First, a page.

I truly believe that when it doesn’t work out with someone in the present, it is because it is meant to work out with someone else in the future. But you can’t leave it all up to fate. There’s work to be done on your part too. Each relationship that comes in your life is the universe’s way of delivering a lesson for you to learn. If you don’t learn that lesson and evolve, you will only face the same issues with each relationship moving forward. If you want to avoid a lifetime of dating the wrong men, you have to be conscious of the old wounds you need to heal and take action to stop destructive habits and patterns.  After all, you have to be the “right one” until you will meet the “right one”.



  • Reply December 2, 2016


    im 42 year old bachelor and im just sick and tired of meeting good women in bad relationships who complain to me non stop about the guy and go running back to them when i show interest in them.people have told me im a good person with a huge heart hilarious nice looking sweet calm easy going and i show women this and i get hurt in the end anyway.to this day the one women who i really clicked with personality wise and in most areas scarred me so badly by her treatment of me that i have permanent untreatable emotional issues.i mean im sick of saying it was my fault for all this.some women just have issues and i just give up now.

    • Reply December 18, 2016


      I’m so sorry to hear this. Some women make it bad for the good one’s. Just like bad guys make it bad for the good guys. #onedayweallwillgetitright

    • Reply December 22, 2016


      I totally understand your position and concerns. I, too, am sick of it. I am a single woman and one of the problems that I have is attracting what I call the wrong man. What I mean by that is that these guys find me and peruse me until I decide to at least have a casual conversation with him. After spending a little time together. I find that they too, want to compare me to a past person or bad relationship. Constantly guarding themselves and looking for things to go wrong or to be wrong with and about me. I’m a great woman, by I means who is able to take care of myself…it’s just seem better to share happiness with someone else. They way it was intended. Someone who is very deserving of us and whom are not afraid of a little challenge.

    • Reply January 12, 2017


      Well Mo, sounds like we’re in the same boat! I consider myself to be a nice guy at least I’m told, easy going, good sense of humor, all that and I too meet good women who flat out aren’t interested and or just run off to or Back to a bad relationship. Story of my life. As this article suggests and I am too, look into your past and btw you are Not untreatable. Maybe In an opposite but same way, you’re drawn to women who reflect an earlier situation like the one you spoke of where maybe your efforts, commitment, devotion etc. were Not appreciated and reciprocated. Now why am I drawn to these women? I’ve never been in a real long relationship nor devastated by one. This article also suggests it can go back as far as childhood as well, which is where I think I need to look. I was adopted( not knocking it or my family) and looking at again who I’m drawn to no real long relationships most of which I broke out of for no real good reason, do I have abandonment issues? Fear of getting perhaps Hurt? Again? Who knows. Anyway I thought I’d share since I shared some ideas with you! Good luck man and Hang in there! like this article also suggests, we are getting lessons so as to be ready for the right one so Take Notes 🙂 Nate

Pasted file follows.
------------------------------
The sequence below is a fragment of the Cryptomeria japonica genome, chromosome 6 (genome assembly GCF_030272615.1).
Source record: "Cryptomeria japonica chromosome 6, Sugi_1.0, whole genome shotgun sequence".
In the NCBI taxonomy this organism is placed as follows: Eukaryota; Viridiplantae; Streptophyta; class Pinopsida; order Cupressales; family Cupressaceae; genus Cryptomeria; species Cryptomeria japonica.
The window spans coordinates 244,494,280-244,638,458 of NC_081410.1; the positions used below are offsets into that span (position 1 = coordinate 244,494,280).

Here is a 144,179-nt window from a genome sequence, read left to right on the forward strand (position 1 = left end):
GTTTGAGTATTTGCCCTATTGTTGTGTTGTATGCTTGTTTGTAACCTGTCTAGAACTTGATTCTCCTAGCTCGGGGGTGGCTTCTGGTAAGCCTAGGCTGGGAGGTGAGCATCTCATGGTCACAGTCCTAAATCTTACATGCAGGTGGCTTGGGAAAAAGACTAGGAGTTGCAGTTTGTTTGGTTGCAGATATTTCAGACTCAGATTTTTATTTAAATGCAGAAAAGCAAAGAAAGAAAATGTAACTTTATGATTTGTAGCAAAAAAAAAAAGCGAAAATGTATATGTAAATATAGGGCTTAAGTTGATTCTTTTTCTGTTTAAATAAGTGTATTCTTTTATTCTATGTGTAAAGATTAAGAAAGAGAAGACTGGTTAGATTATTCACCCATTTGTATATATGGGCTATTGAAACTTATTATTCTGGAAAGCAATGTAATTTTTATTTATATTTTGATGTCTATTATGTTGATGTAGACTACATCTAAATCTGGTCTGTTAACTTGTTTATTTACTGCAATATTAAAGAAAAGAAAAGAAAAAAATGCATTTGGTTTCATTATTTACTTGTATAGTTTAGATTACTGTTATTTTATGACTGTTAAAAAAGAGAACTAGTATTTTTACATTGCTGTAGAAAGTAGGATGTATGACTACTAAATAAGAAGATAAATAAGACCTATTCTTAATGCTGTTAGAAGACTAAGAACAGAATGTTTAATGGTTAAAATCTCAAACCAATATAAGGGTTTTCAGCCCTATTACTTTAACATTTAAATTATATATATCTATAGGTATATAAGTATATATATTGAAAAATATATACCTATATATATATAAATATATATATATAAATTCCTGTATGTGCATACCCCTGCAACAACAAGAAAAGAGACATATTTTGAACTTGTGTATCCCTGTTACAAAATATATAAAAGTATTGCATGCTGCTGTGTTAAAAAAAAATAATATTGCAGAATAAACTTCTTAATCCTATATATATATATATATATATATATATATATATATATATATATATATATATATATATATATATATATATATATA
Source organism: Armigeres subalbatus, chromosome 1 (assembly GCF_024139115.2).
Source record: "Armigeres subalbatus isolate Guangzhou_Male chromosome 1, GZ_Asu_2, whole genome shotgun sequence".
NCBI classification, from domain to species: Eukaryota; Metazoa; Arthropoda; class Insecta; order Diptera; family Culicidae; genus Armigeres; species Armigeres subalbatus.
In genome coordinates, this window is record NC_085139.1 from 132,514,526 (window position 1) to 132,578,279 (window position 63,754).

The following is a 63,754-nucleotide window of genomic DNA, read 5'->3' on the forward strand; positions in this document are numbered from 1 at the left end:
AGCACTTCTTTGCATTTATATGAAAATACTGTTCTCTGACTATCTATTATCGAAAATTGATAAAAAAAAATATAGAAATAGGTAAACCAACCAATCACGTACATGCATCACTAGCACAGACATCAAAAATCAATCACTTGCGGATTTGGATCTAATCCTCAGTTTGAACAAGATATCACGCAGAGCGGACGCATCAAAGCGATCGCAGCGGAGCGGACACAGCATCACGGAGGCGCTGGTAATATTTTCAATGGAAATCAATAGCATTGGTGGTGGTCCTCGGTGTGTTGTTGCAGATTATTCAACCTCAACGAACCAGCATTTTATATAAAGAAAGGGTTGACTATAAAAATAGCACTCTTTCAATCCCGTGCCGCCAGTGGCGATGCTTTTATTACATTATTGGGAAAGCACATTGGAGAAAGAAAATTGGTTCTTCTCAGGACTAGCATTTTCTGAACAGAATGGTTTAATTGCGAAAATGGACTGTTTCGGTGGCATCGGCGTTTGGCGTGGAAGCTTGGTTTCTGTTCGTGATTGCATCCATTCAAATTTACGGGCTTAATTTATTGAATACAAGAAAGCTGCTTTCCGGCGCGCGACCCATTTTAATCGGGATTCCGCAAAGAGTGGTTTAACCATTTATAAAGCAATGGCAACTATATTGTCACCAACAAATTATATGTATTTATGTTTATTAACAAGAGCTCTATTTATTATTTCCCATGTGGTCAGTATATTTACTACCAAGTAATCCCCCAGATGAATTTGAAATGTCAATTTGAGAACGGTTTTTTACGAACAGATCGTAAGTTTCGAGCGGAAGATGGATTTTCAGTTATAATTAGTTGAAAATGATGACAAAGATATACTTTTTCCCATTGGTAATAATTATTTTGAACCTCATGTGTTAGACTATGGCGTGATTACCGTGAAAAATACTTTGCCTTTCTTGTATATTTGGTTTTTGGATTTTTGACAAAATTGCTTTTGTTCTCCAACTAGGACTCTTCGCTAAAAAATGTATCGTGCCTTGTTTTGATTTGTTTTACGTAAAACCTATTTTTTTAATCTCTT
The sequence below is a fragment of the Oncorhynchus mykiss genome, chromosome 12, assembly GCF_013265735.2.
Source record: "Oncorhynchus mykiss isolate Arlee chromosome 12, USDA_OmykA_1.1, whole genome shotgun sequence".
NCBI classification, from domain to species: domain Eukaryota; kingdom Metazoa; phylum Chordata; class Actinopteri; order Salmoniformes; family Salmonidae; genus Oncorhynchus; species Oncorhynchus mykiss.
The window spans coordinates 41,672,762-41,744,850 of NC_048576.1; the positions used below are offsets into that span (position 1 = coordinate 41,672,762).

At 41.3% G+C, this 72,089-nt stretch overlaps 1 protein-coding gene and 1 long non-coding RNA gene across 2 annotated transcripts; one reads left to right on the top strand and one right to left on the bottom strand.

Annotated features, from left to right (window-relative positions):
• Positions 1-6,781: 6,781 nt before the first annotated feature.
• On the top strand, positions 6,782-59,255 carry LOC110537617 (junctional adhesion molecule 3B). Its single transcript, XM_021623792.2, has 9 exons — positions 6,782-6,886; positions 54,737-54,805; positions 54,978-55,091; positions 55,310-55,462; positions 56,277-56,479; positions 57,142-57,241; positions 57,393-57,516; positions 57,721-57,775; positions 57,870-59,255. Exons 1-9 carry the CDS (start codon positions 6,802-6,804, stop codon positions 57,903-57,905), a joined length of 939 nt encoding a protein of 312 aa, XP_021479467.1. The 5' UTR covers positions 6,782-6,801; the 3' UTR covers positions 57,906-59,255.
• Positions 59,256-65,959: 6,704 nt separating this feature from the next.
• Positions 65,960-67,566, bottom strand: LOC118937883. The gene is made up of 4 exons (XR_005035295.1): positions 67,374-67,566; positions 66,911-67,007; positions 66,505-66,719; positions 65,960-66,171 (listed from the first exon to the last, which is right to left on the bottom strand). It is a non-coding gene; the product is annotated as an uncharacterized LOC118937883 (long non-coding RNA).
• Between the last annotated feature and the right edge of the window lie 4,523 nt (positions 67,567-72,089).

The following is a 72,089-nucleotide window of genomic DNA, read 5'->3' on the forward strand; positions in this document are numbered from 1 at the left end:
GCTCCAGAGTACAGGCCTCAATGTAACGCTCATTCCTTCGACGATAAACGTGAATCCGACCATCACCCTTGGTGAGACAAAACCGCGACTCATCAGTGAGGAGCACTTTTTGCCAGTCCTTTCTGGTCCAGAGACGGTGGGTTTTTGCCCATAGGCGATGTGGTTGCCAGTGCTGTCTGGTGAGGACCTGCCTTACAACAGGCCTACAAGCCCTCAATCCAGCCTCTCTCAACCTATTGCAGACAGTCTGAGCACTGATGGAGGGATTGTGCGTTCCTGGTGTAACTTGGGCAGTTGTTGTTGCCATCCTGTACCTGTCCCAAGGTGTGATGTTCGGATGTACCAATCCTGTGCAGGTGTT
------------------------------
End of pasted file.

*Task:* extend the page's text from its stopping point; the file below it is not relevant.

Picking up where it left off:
• Reply June 19, 2017


      I think most people are lost. They constant seek happiness in some way in order to fill-up the void. Alcool, drugs, food, toxic relationships… Anything that may help not to feel the emptiness. I have the same pattern with men: always around 50, with kids and emotional unavailable. It is very difficult to break the cycle. The reason for my choice is so clear that only a fool would carry on doing the same wrong choices: super violet dad and long term relationship with a great man in his mid-40s with two amazing kids. I seek security, emotional not financial (this part I can do by myself). I give it all, dedicate myself, want to build things together. Then all falls appart, over and over… I stay hooked and start hating myself exponentially. I am 32, have a very well paid job, have brains and a good heart and I am beautiful. It is very easy for me to get a men for a relationship (of course for sex as well but I prefer to make love with myself than give my body for a man use as object) whoever everytime I find one I run like it is the plague. Sometimes for instance I really like a guy and I am all into know him better but then he gives the signs that he is really into me and bang… I just run away, I feel so petrified. I am afraid of love. And I continually think about my ex which was the love of my life and broke my soul into million pieces. And no matter I try to glue them, it all falls appart at the minor change.